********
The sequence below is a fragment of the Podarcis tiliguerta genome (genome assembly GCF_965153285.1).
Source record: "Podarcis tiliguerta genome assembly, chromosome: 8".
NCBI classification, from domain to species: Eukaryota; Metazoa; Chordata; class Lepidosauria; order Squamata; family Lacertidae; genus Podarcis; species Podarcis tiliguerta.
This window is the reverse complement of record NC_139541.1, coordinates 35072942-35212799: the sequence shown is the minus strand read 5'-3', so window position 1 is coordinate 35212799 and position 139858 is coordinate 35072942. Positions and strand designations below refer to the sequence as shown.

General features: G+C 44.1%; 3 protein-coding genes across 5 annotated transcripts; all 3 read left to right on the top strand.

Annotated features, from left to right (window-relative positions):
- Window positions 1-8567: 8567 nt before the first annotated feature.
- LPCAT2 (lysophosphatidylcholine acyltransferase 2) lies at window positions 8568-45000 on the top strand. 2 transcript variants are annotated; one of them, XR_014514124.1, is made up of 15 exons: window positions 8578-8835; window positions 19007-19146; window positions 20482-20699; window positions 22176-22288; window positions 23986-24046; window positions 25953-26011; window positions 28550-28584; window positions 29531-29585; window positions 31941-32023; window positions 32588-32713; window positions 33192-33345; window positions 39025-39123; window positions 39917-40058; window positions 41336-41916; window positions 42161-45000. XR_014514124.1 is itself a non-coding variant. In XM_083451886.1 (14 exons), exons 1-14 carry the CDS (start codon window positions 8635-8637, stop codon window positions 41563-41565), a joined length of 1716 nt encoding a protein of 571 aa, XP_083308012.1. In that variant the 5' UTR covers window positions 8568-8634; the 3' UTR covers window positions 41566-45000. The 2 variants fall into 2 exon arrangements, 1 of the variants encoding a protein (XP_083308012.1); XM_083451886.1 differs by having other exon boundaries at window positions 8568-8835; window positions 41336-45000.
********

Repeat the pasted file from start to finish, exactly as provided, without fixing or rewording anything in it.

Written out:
The sequence below is a fragment of the Podarcis tiliguerta genome (genome assembly GCF_965153285.1).
Source record: "Podarcis tiliguerta genome assembly, chromosome: 8".
NCBI classification, from domain to species: Eukaryota; Metazoa; Chordata; class Lepidosauria; order Squamata; family Lacertidae; genus Podarcis; species Podarcis tiliguerta.
This window is the reverse complement of record NC_139541.1, coordinates 35072942-35212799: the sequence shown is the minus strand read 5'-3', so window position 1 is coordinate 35212799 and position 139858 is coordinate 35072942. Positions and strand designations below refer to the sequence as shown.

General features: G+C 44.1%; 3 protein-coding genes across 5 annotated transcripts; all 3 read left to right on the top strand.

Annotated features, from left to right (window-relative positions):
- Window positions 1-8567: 8567 nt before the first annotated feature.
- LPCAT2 (lysophosphatidylcholine acyltransferase 2) lies at window positions 8568-45000 on the top strand. 2 transcript variants are annotated; one of them, XR_014514124.1, is made up of 15 exons: window positions 8578-8835; window positions 19007-19146; window positions 20482-20699; window positions 22176-22288; window positions 23986-24046; window positions 25953-26011; window positions 28550-28584; window positions 29531-29585; window positions 31941-32023; window positions 32588-32713; window positions 33192-33345; window positions 39025-39123; window positions 39917-40058; window positions 41336-41916; window positions 42161-45000. XR_014514124.1 is itself a non-coding variant. In XM_083451886.1 (14 exons), exons 1-14 carry the CDS (start codon window positions 8635-8637, stop codon window positions 41563-41565), a joined length of 1716 nt encoding a protein of 571 aa, XP_083308012.1. In that variant the 5' UTR covers window positions 8568-8634; the 3' UTR covers window positions 41566-45000. The 2 variants fall into 2 exon arrangements, 1 of the variants encoding a protein (XP_083308012.1); XM_083451886.1 differs by having other exon boundaries at window positions 8568-8835; window positions 41336-45000.